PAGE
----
Sunday, May 29, 2011

Forget Me Not

My friend Xavier posted a hilarious piece a while back about a 'missing' child. In the comments on that post, I told an 'abridged' version of this story. And now I'm re-telling it in the 'full version' for all of you. . .  (Somehow it seems sorta 'ironically apropos' for Memorial Weekend) (or is irony inappropriate on such an occasion?  I hope I'm not giving any offense; I certainly don't intend any. . .)


"Can a woman forget her nursing child, or have no compassion on the child of her womb? Even if she may forget, yet I will not forget you." (Isaiah 49:15)


When 2F was three or four years old, and we had three children, Jen's sister, with her four kids, came to our house for a visit. While they were here, we took the kids to a science museum, one of those 'hands-on' places that are just great for kids. We had a great time, although with three adults and seven kids, the oldest of whom might have been eight, it was, at least for the adults, largely an exercise in crowd control (the old commercial about herding cats comes to mind).  Even so, we had a great time; when it was time to go, we collected everybody up, counted noses to make sure we weren't missing anybody, piled into the van, and drove home.

It was not long after we got home that it occurred to Jen that she hadn't seen 2F since we'd gotten home.  Jen called for her, but she didn't come running. We spent a few minutes looking for her, but she was nowhere to be found. And none of the other kids had seen her recently, either.

We wracked our brains, trying to figure out what could have happened. We had counted heads at the museum, so we were pretty sure that she'd come home with us, so where could she be?  Then 1F (who'd have been six or seven at the time) said that she didn't think that 2F had been in the van.

What? But we had made sure that we counted everybody before we left the museum. But, just to be safe, Jen called the museum, and asked if, possibly, they had a little girl there.

"Well," said the very kind woman on the other end of the phone, "I do have a little girl here. What's the name of the girl you're looking for?" Jen told her that we were missing a three-year-old girl named 2F.

"Well, then, I have wonderful news! We have a three-year-old girl named 2F standing right here!" (It turned out that, after we'd done the head-count in the museum lobby, 2F had decided she needed to go to the bathroom, and left without telling anyone what she was doing. And six kids in a van doesn't look all that different from seven kids in a van.)

The very kind woman asked Jen if she'd like to talk to 2F; Jen said yes, she would absolutely like to talk to her. So the kind woman handed the phone to 2F.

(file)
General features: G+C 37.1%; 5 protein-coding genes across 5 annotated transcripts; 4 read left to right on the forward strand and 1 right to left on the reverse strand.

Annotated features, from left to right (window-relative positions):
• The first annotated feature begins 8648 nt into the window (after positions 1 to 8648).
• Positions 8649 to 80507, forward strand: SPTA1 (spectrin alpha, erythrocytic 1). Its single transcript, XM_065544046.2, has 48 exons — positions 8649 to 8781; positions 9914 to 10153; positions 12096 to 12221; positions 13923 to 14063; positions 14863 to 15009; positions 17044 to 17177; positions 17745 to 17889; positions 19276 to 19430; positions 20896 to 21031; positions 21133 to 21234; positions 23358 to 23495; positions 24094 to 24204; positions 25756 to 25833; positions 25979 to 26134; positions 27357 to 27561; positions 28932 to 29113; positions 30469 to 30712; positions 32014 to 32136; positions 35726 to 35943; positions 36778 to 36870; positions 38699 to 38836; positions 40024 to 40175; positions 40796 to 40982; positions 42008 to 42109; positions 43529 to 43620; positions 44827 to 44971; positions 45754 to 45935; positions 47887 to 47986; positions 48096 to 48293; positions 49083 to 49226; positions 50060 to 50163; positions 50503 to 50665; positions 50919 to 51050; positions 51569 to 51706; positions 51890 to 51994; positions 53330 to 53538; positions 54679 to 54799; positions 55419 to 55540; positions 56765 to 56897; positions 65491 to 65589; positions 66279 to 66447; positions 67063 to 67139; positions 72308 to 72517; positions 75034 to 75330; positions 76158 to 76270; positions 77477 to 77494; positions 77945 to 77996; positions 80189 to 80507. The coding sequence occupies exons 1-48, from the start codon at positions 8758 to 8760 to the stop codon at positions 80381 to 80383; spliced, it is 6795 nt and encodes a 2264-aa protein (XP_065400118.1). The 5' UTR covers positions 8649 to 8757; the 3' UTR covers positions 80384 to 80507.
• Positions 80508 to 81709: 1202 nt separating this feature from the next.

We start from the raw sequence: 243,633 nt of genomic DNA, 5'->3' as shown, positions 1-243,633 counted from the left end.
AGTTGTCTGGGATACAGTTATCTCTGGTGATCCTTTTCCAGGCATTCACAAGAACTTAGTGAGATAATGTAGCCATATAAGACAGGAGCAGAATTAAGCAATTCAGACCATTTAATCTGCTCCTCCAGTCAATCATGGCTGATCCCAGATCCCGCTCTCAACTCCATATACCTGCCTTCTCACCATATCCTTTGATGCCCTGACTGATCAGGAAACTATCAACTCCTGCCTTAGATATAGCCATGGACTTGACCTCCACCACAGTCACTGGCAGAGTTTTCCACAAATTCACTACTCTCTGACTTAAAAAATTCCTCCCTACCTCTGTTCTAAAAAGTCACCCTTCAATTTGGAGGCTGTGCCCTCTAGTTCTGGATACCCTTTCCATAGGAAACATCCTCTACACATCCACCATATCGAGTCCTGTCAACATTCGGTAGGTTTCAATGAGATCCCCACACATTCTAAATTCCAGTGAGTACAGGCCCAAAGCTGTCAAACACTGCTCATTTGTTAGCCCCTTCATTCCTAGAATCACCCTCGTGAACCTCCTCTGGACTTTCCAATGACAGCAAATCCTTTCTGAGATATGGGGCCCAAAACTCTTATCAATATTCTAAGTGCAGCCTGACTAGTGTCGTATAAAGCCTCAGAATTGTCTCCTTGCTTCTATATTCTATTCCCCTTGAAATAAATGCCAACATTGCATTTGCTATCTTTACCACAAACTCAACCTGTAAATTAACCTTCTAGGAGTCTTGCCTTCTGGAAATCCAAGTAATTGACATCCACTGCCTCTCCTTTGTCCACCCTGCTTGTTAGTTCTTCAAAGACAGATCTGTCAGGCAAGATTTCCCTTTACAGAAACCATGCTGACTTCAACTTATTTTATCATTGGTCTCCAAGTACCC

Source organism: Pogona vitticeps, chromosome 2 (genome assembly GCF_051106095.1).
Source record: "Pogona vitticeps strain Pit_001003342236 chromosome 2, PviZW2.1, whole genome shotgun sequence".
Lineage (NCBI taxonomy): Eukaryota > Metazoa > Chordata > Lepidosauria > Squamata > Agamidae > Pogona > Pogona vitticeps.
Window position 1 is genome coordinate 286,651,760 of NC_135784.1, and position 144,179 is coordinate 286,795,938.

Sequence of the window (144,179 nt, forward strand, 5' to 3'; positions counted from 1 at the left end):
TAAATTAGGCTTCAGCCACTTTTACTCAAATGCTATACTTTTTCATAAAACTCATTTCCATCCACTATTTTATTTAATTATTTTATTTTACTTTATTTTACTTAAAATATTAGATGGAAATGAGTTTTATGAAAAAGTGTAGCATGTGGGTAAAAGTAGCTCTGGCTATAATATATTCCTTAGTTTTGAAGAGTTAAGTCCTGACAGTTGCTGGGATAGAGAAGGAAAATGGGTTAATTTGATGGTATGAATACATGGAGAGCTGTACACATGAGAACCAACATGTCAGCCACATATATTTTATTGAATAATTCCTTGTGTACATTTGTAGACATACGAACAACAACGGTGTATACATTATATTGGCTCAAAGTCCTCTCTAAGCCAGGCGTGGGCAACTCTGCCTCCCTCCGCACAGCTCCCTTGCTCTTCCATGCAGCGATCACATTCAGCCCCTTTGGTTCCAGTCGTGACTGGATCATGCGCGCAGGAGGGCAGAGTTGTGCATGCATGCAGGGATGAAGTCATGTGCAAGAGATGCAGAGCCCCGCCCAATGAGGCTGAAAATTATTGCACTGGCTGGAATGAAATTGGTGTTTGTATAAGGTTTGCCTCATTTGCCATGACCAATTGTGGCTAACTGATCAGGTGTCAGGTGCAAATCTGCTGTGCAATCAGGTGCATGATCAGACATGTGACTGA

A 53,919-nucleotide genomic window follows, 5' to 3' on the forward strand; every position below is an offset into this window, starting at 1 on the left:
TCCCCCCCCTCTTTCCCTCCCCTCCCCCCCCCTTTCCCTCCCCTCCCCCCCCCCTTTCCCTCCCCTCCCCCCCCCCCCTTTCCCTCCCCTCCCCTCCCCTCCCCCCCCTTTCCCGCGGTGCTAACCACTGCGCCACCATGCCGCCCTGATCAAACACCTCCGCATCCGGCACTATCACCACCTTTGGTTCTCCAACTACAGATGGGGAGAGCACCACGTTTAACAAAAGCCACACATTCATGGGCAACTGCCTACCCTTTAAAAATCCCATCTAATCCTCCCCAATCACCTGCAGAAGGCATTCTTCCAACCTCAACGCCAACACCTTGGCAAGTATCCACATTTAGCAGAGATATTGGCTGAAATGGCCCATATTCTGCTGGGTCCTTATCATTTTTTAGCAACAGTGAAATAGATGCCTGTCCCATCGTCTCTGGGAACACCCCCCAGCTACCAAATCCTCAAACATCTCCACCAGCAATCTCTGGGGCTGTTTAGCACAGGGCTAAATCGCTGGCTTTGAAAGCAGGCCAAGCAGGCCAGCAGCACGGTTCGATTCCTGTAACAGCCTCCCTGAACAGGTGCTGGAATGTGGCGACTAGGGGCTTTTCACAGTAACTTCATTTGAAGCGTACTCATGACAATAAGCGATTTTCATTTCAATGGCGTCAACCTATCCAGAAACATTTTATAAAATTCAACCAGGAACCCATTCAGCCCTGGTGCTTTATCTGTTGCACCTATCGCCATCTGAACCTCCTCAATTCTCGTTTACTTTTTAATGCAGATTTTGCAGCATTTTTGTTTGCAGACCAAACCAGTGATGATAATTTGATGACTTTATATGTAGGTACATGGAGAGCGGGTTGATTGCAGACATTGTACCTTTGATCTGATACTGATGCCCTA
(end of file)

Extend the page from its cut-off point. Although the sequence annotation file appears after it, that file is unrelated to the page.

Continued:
"Yes, 2F?"

"Did you forget me?"

(*tears and snuffles, from both ends of the phone*)

"Ummmmm. . . yes?"

Fortunately, it was only about a mile from our house to the museum, so she was safely back in our arms in just a few minutes. But it was one of those hilariously heart-breaking things that abound in large families. . .


  1. 'Modern Family' just had an episode where the parents were taking different cars home and both thought the son was with the other parent.......leaving the kid stranded in a parking lot.

    With three kids, we've never left anyone behind, but I have been home and forgotten that one of mine was at some event where they needed to be picked up and I totally forgot they weren't even home. This was before the days of cell phones, so they still bring up how I was sitting at home sipping coffee, while they were alone on a soccer field somewhere....

  2. Since I was an only child, I would have felt slightly suspicious had my parents ever left me behind anywhere.

  3. I coached my daughters soccer team for a season or two. Can't tell you how many times we took home an extra or two that was forgotten ....

    "My Ex was supposed to be there ...."

    "Hubby changed the oil, then broke something, then helped the neighbor, and had a flat. And that was just yesterday!"

    really ...

  4. Bijoux - Yeah, we've done that one, too. Because of the size of our family, we've pretty much adopted the policy that we have to have a 'buddy family' to share rides with, etc, for our kids to be on a sports team. Which has occasionally bailed us out, but it's REALLY bad when you leave someone else's kid stranded, besides your own. . .

    Suldog - See all the fun you missed out on?

    'Course, even as I say that, I'm chuckling at the 'Rodney Dangerfield' aspect of an only child getting forgotten. . .

    Xavier - Well, yeah, I've taken other people's forgotten kids home, too. Both as a coach, and as an 'other parent'. . . Not sure I'd want to do an exact balancing of accounts, tho. . . ;)

  5. well, the good news is you realized it and she was safe.

    my husband was left at the grocery store and when the store manager called my MIL and asked if she'd left something at the store she looked around and said, "no, i don't think so." true story.

  6. Lime - Yeah, and 20-odd years later, she seems to be mostly over it. . .

    Your story is 'hilariously heart-breaking', in a 'Rodney Dangerfield' kind of way. . . Hope Mr. Lime isn't too deeply scarred by the experience. . . ;)